Demonstrating that some exam questions are easier than others

Suppose there is an exam with 10 questions.

Each question is worth 1 mark, and can be answered either correctly or incorrectly, thereby being either awarded the mark or not.

100 people take this exam, and it's clear from the results that there are some questions that almost everyone gets right, and others that are almost universally answered wrong.

The total count of all correct answers for each question, in a table, looks like this:

+------------------+----+----+----+----+----+----+----+----+----+-----+
|                  | Q1 | Q2 | Q3 | Q4 | Q5 | Q6 | Q7 | Q8 | Q9 | Q10 |
+------------------+----+----+----+----+----+----+----+----+----+-----+
| Correct answers  | 60 | 50 | 40 |  5 | 90 | 50 | 35 | 30 | 80 |  10 |
+------------------+----+----+----+----+----+----+----+----+----+-----+


It's clear that 90% of the 100 participants got Q5 right, but only 5% got Q4 right. You can see that some questions must be easier than others.

So my question is:

What's the clearest and cleanest statistical test to provide support for the 'some questions are easier than others' hypothesis in this case?

Perhaps you could assume that, given no question difficulty bias, the correct answers should be evenly spread between the questions. In this case, there were 450 correct answers, so you could compare expected versus actual, and see if there's a significant difference:

+----------+----+----+----+----+----+----+----+----+----+-----+
|          | Q1 | Q2 | Q3 | Q4 | Q5 | Q6 | Q7 | Q8 | Q9 | Q10 |
+----------+----+----+----+----+----+----+----+----+----+-----+
| Expected | 45 | 45 | 45 | 45 | 45 | 45 | 45 | 45 | 45 |  45 |
| Actual   | 60 | 50 | 40 |  5 | 90 | 50 | 35 | 30 | 80 |  10 |
+----------+----+----+----+----+----+----+----+----+----+-----+


Perhaps you could use chi-squared to see if there is a significant difference between the expected 'even spread' and the actual results. But that seems clumsy. Is there a better way to do this?

Also, it would be great to see with some confidence which questions were easier, and some measure of 'how much easier'. Maybe that could be seen in chi-squared residuals, but I can't help feeling there's a better way altogether.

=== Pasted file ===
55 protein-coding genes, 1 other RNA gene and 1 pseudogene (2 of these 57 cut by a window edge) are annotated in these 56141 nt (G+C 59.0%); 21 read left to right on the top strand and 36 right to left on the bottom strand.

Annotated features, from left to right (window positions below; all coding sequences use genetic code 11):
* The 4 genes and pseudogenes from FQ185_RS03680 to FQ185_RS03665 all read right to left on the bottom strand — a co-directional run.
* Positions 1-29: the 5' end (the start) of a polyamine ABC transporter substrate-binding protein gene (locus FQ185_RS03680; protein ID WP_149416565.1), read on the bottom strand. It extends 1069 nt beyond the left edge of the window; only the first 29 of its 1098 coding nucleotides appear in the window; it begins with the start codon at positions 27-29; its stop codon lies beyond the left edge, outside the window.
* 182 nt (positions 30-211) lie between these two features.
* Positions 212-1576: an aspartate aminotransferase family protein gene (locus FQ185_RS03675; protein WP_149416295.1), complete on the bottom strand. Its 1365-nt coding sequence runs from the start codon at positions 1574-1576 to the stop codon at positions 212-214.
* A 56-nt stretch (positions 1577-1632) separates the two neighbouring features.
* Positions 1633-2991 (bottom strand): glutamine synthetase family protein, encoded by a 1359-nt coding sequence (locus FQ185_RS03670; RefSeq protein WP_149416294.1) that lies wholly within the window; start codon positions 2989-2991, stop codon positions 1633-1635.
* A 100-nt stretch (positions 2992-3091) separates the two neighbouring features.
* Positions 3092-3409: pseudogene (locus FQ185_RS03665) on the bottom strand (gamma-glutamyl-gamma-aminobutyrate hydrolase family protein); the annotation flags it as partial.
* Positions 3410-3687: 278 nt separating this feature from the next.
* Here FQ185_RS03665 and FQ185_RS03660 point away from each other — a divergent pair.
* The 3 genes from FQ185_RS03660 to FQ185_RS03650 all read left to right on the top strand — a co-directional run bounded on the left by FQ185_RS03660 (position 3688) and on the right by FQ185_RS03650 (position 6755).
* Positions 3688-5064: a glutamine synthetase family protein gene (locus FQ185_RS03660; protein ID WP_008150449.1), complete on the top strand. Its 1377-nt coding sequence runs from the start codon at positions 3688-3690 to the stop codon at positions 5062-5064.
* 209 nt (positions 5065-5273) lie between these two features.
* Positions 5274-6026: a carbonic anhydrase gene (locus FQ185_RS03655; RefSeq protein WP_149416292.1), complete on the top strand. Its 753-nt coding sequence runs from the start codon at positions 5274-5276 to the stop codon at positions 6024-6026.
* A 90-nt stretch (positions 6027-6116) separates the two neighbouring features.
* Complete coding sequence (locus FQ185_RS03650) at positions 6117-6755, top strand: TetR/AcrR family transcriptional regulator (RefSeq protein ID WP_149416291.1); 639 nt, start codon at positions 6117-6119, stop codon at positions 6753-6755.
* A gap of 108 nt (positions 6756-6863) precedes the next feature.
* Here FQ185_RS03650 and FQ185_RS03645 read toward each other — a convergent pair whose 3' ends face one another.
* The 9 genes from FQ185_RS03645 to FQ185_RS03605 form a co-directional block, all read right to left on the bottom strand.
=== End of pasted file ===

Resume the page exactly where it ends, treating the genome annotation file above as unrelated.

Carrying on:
• A standard model for this problem is called "IRT" or "item response theory." – Sycorax Jul 5 '18 at 20:38
• @Sycorax: Thanks for the comment. I took a look at Wikipedia on IRT, and it seems quite a complicated model - I'm afraid I can't see clearly how to apply it to the simple case here. Any suggestions? – Baldrick Jul 5 '18 at 20:43
• Chi-square goodness-of-fit will answer the question of whether correct answers are distributed evenly among questions, but not whether a specific question is easier than another. If this is an acceptable approach, look it up. The chi-square GoF test is about as elegantly simple a test as exists in statistics. – Todd D Jul 5 '18 at 22:38
• @Todd: So I could use chi-square to determine if the distribution of answers is different to what you'd expect if they were all equally difficult. But this would say nothing about specific questions. Would questions with large residuals not be the ones that deviated the most from the expected? Can I use that somehow? – Baldrick Jul 6 '18 at 6:57
• To truly prove that "some questions are harder," you would also need to consider who answered the questions correctly/incorrectly. If there is one kid who answered 9/10 correctly, their relative intelligence is assumed to be higher than someone who answered 0/10 correctly. However, you are giving equal weight to the answering ability of both kids. This is actually an interesting optimization problem, often used to rank "relative toughness" of college courses (i.e. proving engineering courses really are harder than those silly humanities courses). – ERT Jul 7 '18 at 0:01

The data your provide, in isolation, can be viewed as a 1x10 table of cell probabilities or counts. As is, the data can be used to answer the question of whether all the questions are equally difficult. This can be done with a chi-square goodness-of-fit test. Using R:

scores <- c(60, 50, 40, 5, 90, 50, 35, 30, 80, 10)
exp <-  rep( c(sum(scores)/length(scores)), length(scores) )
chisq.test(scores)


Results in:

    Chi-squared test for given probabilities

data:  scores
X-squared = 148.89, df = 9, p-value < 2.2e-16


The p-value is far less than 0.01, which confirms visual inspection of the data.

• Thanks very much for your answer! I'll have to give it some thought and look at the other answer in more detail before I accept! – Baldrick Jul 8 '18 at 20:06

I think the way you want to approach this problem is with Cochran's Q test. This test can be seen as an extension of McNemar's test, extended to multiple instances (questions in this case), when the response is binary (correct / incorrect in this case). Pairwise McNemar tests may be an appropriate post-hoc test.